Unlocking Hydrogen’s Full Potential

Hydrogen renewable energy production (3D rendering).
Image: Audio und werbung, Shutterstock
Insights with
Andrea Bombardi
Andrea Bombardi

Executive Vice President
Carbon Reduction Excellence

Advancing Europe’s deployment of hydrogen with cross-border corridors.

Hydrogen will no doubt play a key role in the net zero scenario. How can it be financially supported during the current economic crisis?

The hydrogen economy is being launched and sustained at European level – we can find dedicated measures issued recently, in the case of the European Hydrogen Bank and in REPowerEU plan, but also consistent financial support for hydrogen technologies and applications through the first and second wave of IPCEI: €10.6 billion and more than 70 projects financed to steadily advance the deployment of scalable and applicable solutions – among them a RINA project to decarbonize the steel industry utilizing hydrogen.

Transporting hydrogen is often noted as a challenge due to its flammable and low-density characteristics. In what way will RINA assist this process?

In terms of transport, the EU is active with the development of five cross-border corridors within the “Backbone” project: one of them is also paving the road for hydrogen imports from north Africa, where local low energy consumption is combined with an abundance of renewable sources. Indeed, hydrogen – in all its colors – will be traded at international level.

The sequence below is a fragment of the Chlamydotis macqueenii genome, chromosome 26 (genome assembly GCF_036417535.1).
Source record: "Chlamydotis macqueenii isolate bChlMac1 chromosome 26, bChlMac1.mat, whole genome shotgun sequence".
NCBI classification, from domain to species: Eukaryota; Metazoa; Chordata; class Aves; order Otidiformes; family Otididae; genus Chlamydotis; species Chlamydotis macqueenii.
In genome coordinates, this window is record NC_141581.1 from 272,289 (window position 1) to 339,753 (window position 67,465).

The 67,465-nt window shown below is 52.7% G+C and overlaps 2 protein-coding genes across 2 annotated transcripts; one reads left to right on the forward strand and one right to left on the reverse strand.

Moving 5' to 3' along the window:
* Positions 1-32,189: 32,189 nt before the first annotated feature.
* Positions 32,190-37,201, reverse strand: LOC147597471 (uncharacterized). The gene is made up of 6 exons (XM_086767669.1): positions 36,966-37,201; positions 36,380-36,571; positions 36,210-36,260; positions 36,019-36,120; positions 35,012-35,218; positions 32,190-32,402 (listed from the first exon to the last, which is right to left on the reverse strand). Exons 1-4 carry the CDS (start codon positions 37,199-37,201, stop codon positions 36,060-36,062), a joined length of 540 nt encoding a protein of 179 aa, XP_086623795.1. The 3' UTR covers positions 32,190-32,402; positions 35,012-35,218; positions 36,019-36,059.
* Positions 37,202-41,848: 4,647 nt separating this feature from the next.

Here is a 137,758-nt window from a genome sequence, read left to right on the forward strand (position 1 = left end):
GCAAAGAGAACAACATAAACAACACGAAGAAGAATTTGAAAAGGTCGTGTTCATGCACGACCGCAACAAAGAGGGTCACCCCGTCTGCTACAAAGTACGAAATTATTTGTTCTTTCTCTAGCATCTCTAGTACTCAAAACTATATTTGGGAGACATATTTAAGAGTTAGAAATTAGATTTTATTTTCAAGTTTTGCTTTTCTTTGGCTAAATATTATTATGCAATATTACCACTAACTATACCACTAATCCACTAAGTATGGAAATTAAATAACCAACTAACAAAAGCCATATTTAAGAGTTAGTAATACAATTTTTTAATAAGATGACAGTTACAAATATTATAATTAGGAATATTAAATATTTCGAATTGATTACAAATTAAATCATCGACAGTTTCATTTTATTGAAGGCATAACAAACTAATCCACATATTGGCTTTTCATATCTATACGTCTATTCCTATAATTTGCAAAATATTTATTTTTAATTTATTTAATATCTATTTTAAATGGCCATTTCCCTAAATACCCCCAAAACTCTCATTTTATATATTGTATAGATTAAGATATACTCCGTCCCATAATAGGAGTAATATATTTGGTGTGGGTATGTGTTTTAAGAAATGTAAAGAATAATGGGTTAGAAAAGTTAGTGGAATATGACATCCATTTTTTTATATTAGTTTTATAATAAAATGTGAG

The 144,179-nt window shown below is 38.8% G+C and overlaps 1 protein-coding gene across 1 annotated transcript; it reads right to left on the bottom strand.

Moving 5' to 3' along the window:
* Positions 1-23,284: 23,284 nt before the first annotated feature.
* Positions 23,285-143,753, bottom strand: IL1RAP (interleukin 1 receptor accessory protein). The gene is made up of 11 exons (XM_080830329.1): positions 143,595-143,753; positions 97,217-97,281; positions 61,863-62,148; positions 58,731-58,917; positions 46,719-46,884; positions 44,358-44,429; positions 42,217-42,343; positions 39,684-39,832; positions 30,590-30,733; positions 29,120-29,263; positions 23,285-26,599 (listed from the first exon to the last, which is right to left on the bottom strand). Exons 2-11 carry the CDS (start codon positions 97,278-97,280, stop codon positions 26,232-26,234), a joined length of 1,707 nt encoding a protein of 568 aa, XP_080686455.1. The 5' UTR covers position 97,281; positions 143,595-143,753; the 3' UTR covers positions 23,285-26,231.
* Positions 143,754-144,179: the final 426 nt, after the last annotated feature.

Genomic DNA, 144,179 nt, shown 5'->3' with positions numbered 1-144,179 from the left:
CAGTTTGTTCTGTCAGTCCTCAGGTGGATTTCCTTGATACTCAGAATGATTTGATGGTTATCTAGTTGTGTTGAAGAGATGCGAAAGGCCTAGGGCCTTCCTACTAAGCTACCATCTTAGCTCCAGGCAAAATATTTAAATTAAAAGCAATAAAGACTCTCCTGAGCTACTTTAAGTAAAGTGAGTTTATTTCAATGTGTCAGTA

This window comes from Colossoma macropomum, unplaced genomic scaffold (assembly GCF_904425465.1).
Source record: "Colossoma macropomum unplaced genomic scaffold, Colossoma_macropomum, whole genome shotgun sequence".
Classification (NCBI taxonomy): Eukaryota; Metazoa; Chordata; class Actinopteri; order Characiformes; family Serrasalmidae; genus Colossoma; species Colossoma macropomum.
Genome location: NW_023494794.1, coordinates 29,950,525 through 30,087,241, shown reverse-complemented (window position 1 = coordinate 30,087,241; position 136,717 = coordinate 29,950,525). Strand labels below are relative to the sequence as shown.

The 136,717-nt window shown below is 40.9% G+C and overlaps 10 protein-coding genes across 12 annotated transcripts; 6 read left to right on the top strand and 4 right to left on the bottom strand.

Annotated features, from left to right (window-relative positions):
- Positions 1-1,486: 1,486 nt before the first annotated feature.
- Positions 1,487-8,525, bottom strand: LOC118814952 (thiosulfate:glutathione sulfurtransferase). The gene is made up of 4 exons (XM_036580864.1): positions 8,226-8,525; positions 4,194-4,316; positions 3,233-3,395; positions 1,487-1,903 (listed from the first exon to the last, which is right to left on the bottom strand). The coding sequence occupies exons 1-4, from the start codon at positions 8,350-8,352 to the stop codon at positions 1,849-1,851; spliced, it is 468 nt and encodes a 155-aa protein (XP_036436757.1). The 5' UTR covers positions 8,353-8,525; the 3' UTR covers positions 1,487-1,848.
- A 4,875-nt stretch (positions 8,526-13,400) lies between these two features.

The amount of hydrogen needed to decarbonize hard-to-abate industries, mobility, those industries using it as a feedstock and potential domestic use will be significantly higher than the amount produced in most European countries. South America, Middle East and Africa, instead, could cover the role of exporters of green hydrogen, especially in case of technology breakthroughs related to the availability of water for electrolyzing. At the same time, other countries’ reach of natural gas could export blue hydrogen. From a technical standpoint, RINA is supporting Italian and international transmission system operators (TSOs) and distribution network operators (DSOs) in repurposing or retrofitting pipelines to hydrogen. We have to first advance on a European regulatory framework first, and international later, with the guarantee of origin in preparation for the future market.

From a logistics perspective, what can countries do to ensure hydrogen is used to its full potential?

To ensure hydrogen’s contribution to decarbonization targets, it must be available at a convenient cost and exploited alongside all the other solutions: technologies and infrastructure must reach the necessary maturity to let this new vector have a broad and safe adoption. In this scenario, south Mediterranean countries, and Italy in particular, are in a key position to stock up energy vectors from abroad for their own use or to serve northern countries: the evolution of port infrastructure, with the opportunity to develop or become hydrogen hubs, and gas transport networks are essential in securing the quantities of hydrogen needed by the end users who are called on today to make new investments in the technology of the future.

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